The Center’s mission is “to unite research and clinical care for the benefit of patients,” says co-director Brent Fogel.
Neurological disorders such as Alzheimer’s disease, multiple sclerosis (MS) and epilepsy can be difficult to diagnose and treat, because the same disease may cause different symptoms in individual patients.
To study the role of genes in these diseases, the Department of Neurology at the David Geffen School of Medicine established the UCLA Clinical Neurogenomics Research Center (CNRC). The program is one of the first in the world to examine brain diseases using genomics.
While genetics involves studying changes in one or several genes associated with a particular disease, “genomics” looks at all of a person’s genes at once – all 20,000 of them. When genomics techniques are applied to neurologic diseases, it’s called “neurogenomics.”
Lack of access to patient samples is a “monumental barrier” when conducting neurogenomics research, said Brent Fogel, associate professor of neurology & human genetics and co-director of the CNRC.
“The idea behind the CNRC is to give every patient the opportunity to participate in research,” he said, “and make our patient population accessible to research in our department, at our institution and beyond.”
As researchers use the samples to uncover new connections between genes, lifestyle, and disease, those findings lead to better diagnoses, treatments and recommendations.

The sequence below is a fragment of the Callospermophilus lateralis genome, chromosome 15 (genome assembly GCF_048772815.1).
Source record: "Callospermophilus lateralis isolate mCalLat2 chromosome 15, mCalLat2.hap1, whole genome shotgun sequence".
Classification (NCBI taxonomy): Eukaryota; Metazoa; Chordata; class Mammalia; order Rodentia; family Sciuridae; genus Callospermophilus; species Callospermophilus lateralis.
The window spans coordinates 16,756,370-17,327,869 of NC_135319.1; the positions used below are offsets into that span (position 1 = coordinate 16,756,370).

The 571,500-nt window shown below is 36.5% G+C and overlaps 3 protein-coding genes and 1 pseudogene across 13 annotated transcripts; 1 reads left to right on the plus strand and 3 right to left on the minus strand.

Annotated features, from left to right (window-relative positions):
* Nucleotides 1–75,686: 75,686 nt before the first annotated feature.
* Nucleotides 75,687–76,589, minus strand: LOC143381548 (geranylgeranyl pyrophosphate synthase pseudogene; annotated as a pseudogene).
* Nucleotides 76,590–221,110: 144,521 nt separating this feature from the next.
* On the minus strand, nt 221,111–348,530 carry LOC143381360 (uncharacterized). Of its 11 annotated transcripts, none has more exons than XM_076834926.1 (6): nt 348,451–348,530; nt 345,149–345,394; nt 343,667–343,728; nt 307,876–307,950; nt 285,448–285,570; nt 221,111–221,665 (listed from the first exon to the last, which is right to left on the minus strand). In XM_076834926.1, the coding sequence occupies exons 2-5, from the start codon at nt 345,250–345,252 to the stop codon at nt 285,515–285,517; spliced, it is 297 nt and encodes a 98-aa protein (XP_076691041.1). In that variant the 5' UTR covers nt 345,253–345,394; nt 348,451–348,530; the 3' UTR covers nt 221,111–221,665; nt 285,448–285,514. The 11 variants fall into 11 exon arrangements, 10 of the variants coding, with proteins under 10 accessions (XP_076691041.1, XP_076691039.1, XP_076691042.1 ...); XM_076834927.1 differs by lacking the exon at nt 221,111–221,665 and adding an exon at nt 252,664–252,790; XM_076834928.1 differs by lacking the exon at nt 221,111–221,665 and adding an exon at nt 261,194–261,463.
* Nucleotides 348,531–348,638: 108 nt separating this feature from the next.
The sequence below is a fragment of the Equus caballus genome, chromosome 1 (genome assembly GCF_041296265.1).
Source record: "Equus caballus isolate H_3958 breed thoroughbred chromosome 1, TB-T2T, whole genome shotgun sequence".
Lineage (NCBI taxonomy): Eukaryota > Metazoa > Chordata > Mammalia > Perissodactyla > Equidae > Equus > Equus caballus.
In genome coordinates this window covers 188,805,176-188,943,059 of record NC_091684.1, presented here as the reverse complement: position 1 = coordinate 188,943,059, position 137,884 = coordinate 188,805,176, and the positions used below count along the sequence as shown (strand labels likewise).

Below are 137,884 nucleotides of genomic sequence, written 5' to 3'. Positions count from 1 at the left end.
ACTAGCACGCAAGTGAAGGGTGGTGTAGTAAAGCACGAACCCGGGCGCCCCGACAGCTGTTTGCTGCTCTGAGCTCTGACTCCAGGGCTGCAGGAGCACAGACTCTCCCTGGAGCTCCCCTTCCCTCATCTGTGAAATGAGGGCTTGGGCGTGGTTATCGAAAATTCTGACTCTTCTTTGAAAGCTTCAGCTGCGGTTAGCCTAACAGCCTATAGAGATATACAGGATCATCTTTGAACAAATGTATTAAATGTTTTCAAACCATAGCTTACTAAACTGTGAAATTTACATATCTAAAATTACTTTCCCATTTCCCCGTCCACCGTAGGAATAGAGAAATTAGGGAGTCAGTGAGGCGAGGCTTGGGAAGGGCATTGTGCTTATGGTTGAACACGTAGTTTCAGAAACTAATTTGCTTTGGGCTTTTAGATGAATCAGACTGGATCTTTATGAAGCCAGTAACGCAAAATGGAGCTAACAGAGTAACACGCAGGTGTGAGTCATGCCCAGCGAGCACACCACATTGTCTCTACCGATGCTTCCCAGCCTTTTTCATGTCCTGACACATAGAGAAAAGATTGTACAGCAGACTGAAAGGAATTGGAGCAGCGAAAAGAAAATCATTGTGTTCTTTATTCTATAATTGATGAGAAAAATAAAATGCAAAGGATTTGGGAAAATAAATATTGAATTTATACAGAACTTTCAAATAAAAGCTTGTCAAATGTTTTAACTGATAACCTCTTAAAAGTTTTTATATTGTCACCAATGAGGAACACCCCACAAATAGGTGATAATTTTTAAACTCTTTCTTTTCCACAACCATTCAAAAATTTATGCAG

Diversifying the genetic databases
The CNRC operates in partnership with the UCLA Institute for Precision Health, which was launched in 2016.
“Precision health” is an approach to wellness and medicine that considers individual differences in a person’s genes, history, behaviors and environment, both when treating disease and in matters of prevention and healthy lifestyle.
The Institute for Precision Health’s ATLAS Community Health Initiative aims to create California’s largest genomics resource for developing new medical treatments. The goal of the ATLAS program is to collect samples from 150,000 patients of diverse ethnic backgrounds that can be genetically analyzed in the context of clinical, environmental, and lifestyle information. All the samples are de-identified to protect patients’ privacy.
“We want to create an atlas of genetic diversity,” said Clara Lajonchere, PhD, deputy director of the Institute for Precision Health and co-director of the CNRC. “We are working across UCLA Health and across our community hospitals to recruit diverse patients.”
By studying patients of different ethnicities, genders and backgrounds, researchers can develop a more complete picture of the genetic and environmental factors that contribute to a disease. By the same token, starting with a more diverse biobank of samples will mean any resulting discoveries will be applicable to a broader population.
See the full UCLA press release.
Dr. Clara Lajonchere is the David Geffen School of Medicine Precision Health Theme leader and a collaborating partner with the CTSI. See the press release on her CTSI-supported research.